The Los Angeles Philharmonic has made a bold statement to the musical world with the appointment of the 27-year-old Dudamel as its next music director. And the orchestra is about to launch a wide-ranging youth orchestra program that takes its inspiration from El Sistema. But the orchestra’s dedication to music education for young people is longstanding. During his sixteen-year tenure as music director of the Los Angeles Philharmonic, Esa-Pekka Salonen, himself a product of Finland’s exemplary national music education system, has helped to promote an atmosphere of engagement with the next generation. Now, the Los Angeles Philharmonic is mounting an ambitious new initiative that aims for the broad reach of El Sistema. The Young Musicians Initiative was announced last October during the Philharmonic’s first International Youth Orchestra Festival, an unprecedented three-week event that presented concerts by orchestras of young musicians from Finland and Switzerland, as well as the Venezuelan group, and also showcased local youth orchestras. The three international orchestras, each of which has a distinctly different history and mission, were the SBYOV, with Dudamel; the Sibelius Academy Symphony Orchestra, Finland’s premier training orchestra, led by alumnus Esa-Pekka Salonen; and the Swiss-based UBS Verbier Festival Orchestra, under Charles Dutoit, the newly appointed chief conductor of The Philadelphia Orchestra. The festival also included side-by-side performances with the local youth orchestras and the international musicians; in-school appearances by the visiting musicians; and a master class for young conductors by Salonen and Jorma Panula, his mentor. A day-long symposium examined models of music education from around the world, with participants from many countries.
For Deborah Borda, Los Angeles Philharmonic President and CEO, the
time is ripe for these efforts. The Young Musicians Initiative, forged
over the last couple of years, is a partnership of school districts, music-education providers, afterschool programs, and the
city and county of Los Angeles. The goal is to connect the dots among
the programs that already exist in L.A., and to create something new:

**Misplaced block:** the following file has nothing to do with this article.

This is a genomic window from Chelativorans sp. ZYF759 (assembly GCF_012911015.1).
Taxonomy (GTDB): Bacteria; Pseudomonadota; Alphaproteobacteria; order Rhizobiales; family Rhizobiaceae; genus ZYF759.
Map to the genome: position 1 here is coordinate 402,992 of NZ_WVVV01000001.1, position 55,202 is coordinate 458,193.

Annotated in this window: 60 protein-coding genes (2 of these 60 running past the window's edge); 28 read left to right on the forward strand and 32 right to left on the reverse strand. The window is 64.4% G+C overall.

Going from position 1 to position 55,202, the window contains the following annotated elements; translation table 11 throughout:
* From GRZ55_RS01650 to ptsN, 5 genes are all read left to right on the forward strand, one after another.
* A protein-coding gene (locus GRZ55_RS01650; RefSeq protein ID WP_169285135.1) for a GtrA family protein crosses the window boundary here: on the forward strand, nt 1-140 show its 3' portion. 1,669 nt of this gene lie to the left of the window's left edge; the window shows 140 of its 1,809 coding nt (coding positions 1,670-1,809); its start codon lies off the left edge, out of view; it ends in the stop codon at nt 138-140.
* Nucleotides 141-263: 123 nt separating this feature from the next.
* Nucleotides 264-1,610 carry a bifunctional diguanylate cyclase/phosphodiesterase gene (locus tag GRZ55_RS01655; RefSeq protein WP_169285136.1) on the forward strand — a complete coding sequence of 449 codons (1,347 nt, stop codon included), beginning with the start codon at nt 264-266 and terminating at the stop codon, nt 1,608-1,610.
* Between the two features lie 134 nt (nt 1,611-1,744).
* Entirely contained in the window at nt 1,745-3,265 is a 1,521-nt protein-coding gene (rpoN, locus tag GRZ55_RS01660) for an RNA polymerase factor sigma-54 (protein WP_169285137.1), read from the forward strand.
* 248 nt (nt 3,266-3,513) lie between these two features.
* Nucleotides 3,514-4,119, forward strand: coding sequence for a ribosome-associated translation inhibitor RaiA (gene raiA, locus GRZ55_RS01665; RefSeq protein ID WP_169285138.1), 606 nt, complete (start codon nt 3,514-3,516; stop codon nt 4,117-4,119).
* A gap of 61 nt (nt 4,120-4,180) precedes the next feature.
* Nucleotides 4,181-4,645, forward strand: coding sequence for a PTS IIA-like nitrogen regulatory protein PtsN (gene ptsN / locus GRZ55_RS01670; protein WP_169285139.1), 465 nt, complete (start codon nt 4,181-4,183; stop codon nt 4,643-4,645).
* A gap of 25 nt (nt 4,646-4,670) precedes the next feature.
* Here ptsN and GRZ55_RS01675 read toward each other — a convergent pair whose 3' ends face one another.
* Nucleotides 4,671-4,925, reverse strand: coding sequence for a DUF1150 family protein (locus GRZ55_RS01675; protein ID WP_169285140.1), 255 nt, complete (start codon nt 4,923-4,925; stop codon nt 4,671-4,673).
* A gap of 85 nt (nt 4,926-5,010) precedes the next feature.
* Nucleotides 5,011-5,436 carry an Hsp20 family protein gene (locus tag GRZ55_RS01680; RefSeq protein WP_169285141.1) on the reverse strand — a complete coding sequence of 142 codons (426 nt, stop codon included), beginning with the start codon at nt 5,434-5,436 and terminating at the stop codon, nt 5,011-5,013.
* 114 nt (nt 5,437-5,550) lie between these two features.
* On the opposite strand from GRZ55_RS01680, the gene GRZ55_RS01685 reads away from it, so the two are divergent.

Youth Orchestra L.A., an in-school program, inspired by El Sistema,
will start creating a web of community-based youth orchestras for the underserved
children of Los Angeles. A highlight of the festival was the public
pledge by Los Angeles Mayor Antonio Villaraigosa, business leaders,
music educators, and many others to work together to get the first of
these orchestras off the ground. To demonstrate the sincerity of their
commitment, they each purchased advance tickets to a concert, to take place a year in the future.
A slate of new plans for youth orchestras in Chicago, galvanized by El Sistema, may bring musicmaking to the city’s diverse communities. Chicago’s in-school music programs, like those of many other cities across the country, were largely eliminated by huge budget cuts in the 1970s and 1980s, and have never fully recovered. Yet the city of Chicago has rich musical resources that have provided access for many children, including several youth orchestras, community music schools, and the Chicago Symphony Orchestra’s successful, long-standing programs: its training orchestra, the Civic Orchestra of Chicago; and its Musicorps program, which sends teaching artists into schools. Chicago Symphony Orchestra President Deborah Card takes particular pridein the CSO’s Percussion Scholarship Program (PSP), an intensive Saturday program for a select group of elementary school students. The goal of PSP is to give its students near-professional abilities; but meanwhile its students have garnered extra-musical benefits and unique opportunities.
Even so, the CSO keeps renewing its efforts to widen access to music education and become more inclusive. Here, too, the time is ripe for new collective efforts. The CSO has found an enthusiastic partner in Dr. David Roche, director of the new Office of Arts Education for Chicago Public Schools, a position created in 2006 in response to the growing awareness of what children have lost due to the erosion of in-school arts programs, in this era of high-stakes testing.
Roche, an ethnomusicologist by training, heard Dudamel conduct the CSO last spring. Upon meeting the young conductor, Roche peppered him with questions about El Sistema’s pedagogy. Dudamel immediately invited Roche and a group from Chicago to come to Venezuela, and Roche visited Caracas a few months later. The result of this trip is the exploration of a model that will work for Chicago public schools, through a partnership with the CSO, the Chicago public school system, and other organizations. “We already have a network of musical resources in place. We won’t be starting from zero,” says Card. Roche is studying the viability of starting two youth orchestras in Chicago communities, engaging the city’s significant Latino and African-American populations. There are already families within Chicago’s predominantly Latino communities who are aware of El Sistema and sister-programs that exist in other Latin American countries.